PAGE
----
The OP  simply and kindly asked a perfectly legimate question about preventing the government from medicating a child and we should all be concerned with that issue.  THAT IS THE ISSUE and no one has yet to justify what authorizes the "power of the state" to even register the child in their school let alone force the child to be medicated against the wishes of a parent.

I content the state does not have that authorization or even use the "convenience" of a school district to accomodate their goals as if the children have been designated as "wards of the state".

As example, it took a Federal court to prevent and stop the state of Illinois from abusing Texas children.  Illinois actions were based on socialists policies and excuses while ignoring the rules of law and even accused the father of being against "the peace and dignity of the people of the state " when he was the ONLY civilized one.

Hope you can comprehend and understand.

4honor

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Re:Helpful information
« Reply #27 on: Dec 14, 2009, 11:33:42 AM »
Having dealt with not only the school system, but the doctors when there is joint legal custody and there are disagreements in non-emergency medical and educational decisions, here is our experience. I hope you find it helpful.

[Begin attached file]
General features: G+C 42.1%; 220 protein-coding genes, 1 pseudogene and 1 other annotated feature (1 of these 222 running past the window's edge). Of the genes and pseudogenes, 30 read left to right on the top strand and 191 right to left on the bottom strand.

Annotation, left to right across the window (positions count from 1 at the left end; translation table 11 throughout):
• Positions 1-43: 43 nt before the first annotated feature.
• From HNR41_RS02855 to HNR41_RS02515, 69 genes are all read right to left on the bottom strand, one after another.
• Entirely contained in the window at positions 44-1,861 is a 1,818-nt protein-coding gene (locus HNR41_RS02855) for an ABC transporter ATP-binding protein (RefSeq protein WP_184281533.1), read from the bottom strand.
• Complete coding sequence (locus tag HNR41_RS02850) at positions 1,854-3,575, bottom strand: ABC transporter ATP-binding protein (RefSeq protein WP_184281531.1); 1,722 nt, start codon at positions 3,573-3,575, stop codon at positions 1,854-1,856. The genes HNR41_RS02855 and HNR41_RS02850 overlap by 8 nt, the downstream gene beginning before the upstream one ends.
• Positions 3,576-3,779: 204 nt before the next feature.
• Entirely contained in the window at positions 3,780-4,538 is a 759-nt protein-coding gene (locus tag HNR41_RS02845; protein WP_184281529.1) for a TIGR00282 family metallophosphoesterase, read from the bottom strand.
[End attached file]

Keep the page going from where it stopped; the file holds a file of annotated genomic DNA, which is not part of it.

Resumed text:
In our case, DH had joint legal custody, the court order specifically states that each parent has emergency medical decision making and that they have joint non-emergency decision making. Each parent had the day to day decsion making while in their care. BM who had primary custody decided SS needed to be medicated for attention deficeit hyperactive disorder. Her diagnosis went in search of a doctor willing to write the perscription with little to no testing. The doctor had no medical history on the father and ignored other symptoms that SS had. Dr did a double blind study with 2 evaluations filled out (one from the BM, one from the school.) The school did their supposed evaluation on a day that SS was not in school -- he was out with the chicken pox. It was a mess. And we could not block BM from giving SS the medications for 8 years. The problem was regular medications legally fell into the day to day decision making.
 
The long and the short of it was that we could not block the doctor from prescribing the medication. We could not block BM from giving SS the medication, but we could withhold it with out repercussions. Eventually, the custody order was modified and wording was put into the order that BM MUST consult with DH prior to any non-emergency medical decision making.